Wednesday, January 8, 2014


Be the change you seek -- Gandhi

In most organized religions the teachings are based on the originator’s transcendent or mystical experience, which is then transmitted to us. Religious belief is then not based on our personal experience but comes to us second-hand. We have inherited beliefs but may not have experienced these beliefs.

We can consider that we were taught/told that God is always with us. We thereby had faith that God is present in our life, what we have called a second-hand faith. But in some crisis we suddenly feel accompanied; we may experience God in our lives. Now we have first-hand faith. The experiential faith is the equivalent of deeper knowledge, true understanding, complete awareness. It is faith-in-experience, not simply experience because it refers to that which is transcendent of explanation by another or others. Notice that in this instance our faith is in the legitimacy of our experience. Our beliefs can be subject to doubt but our experience is not doubted because it is ours.

Most critically thinking adults will be hesitant about teachings and promises revealed in religion (organized collection of beliefs, cultural systems, world views, and dogmas that relate humanity to an order of existence) unless they really feel them in their own spiritual experience. David Richo writes:

When faith remains second-hand— does not become experiential — here is what then may happen to the four components of religion:

·      Beliefs can become dogmatism.
·      Morality can become moralism.
·      Ritual can become rote and empty formalism.
·      Devotion can become superstition.

The challenge for adults with faith is to rekindle the original experience of a religion’s founder or to have a personal experience of the divine. Then the four components describe a faith that is spiritually aware and alive:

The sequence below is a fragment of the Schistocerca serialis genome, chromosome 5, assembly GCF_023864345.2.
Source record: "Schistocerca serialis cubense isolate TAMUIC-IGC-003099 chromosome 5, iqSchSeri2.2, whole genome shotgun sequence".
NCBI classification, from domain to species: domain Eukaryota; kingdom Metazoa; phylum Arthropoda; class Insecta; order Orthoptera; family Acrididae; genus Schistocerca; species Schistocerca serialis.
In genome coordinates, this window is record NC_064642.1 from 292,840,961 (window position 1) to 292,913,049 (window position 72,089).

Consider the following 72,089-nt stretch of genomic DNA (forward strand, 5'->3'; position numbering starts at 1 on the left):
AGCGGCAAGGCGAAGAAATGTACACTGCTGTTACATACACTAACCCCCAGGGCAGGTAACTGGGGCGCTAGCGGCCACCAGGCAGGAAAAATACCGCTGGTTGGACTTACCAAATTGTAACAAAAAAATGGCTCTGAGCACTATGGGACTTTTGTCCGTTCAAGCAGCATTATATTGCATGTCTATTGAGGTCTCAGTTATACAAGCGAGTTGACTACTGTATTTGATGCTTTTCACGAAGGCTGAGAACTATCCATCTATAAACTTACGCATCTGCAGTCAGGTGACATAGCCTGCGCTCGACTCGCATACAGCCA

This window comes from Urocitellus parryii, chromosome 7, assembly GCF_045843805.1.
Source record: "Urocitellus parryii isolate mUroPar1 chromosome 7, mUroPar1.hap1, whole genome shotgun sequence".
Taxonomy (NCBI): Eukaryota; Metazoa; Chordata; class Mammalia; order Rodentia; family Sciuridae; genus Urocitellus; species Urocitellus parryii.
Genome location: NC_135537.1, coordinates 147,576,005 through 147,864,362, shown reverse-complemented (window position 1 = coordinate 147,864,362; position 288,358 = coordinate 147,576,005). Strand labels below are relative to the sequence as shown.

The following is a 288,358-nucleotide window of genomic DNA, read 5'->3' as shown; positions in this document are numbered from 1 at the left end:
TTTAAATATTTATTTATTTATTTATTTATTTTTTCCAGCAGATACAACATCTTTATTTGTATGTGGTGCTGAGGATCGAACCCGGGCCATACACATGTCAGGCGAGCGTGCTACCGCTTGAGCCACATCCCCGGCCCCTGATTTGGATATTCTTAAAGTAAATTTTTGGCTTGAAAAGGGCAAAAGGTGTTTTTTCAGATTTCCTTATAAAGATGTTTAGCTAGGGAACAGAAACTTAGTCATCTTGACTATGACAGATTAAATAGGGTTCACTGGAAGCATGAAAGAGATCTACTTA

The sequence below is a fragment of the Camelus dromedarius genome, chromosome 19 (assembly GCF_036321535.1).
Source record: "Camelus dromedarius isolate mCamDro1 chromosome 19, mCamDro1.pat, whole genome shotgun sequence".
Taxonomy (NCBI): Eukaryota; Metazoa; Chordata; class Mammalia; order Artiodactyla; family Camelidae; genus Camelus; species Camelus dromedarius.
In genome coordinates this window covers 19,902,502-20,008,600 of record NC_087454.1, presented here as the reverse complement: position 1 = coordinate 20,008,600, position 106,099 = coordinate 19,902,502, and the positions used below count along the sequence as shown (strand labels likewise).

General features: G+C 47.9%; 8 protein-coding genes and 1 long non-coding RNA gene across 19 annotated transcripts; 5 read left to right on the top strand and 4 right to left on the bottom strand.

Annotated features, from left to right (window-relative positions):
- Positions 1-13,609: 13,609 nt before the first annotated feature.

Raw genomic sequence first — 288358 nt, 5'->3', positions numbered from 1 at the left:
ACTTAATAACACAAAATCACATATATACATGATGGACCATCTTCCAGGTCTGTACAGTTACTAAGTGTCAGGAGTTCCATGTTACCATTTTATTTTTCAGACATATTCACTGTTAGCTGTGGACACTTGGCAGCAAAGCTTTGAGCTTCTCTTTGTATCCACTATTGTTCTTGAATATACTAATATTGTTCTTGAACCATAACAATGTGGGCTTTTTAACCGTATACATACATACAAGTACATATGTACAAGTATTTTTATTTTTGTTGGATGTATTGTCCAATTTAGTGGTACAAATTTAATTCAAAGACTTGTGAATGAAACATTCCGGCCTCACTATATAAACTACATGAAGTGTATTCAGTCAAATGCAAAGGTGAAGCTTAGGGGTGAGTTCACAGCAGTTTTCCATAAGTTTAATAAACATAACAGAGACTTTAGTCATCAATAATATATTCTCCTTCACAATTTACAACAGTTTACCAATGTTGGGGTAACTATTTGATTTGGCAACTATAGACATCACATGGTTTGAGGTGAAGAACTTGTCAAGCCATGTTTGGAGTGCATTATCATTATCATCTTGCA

·      Beliefs help us structure our lives in accord with a realization in us that a divine plan is afoot in the universe.
·      A moral code becomes helpful in forming our personal conscience so that we become more loving and act with more and more integrity.
·      Rituals nurture us and give us a sense of access to the divine and its graces in our daily life.
·      Devotion warms into a personal relationship to God so that a sense of divine presence happens everywhere and anytime, especially in nature, where the evolutionary plan is most evident.

This is how inherited belief becomes the awakened awareness of adult faith. Spirituality is about God, especially one's own personal relationship with God, and any mysterious encounters or happenings that result from it. Spirituality has ethical components also, such as living a virtuous life by helping others and transcending one’s own selfish interests to seek what is right. 

I identify with “spiritual” not “religious” because to me “spiritual” indicates a more intimate connection with God. To me, religion takes something personal and makes it institutional.

Why do I feel positively about this new Pope considering I have abandoned Church dogma? Because Pope Francis personifies the god within each of us, the god most of us have not had the courage to honor. As the leader of the Catholic Church across the globe, he has opened hearts and minds to the value of first-hand faith, living in a spiritual and ethical manner.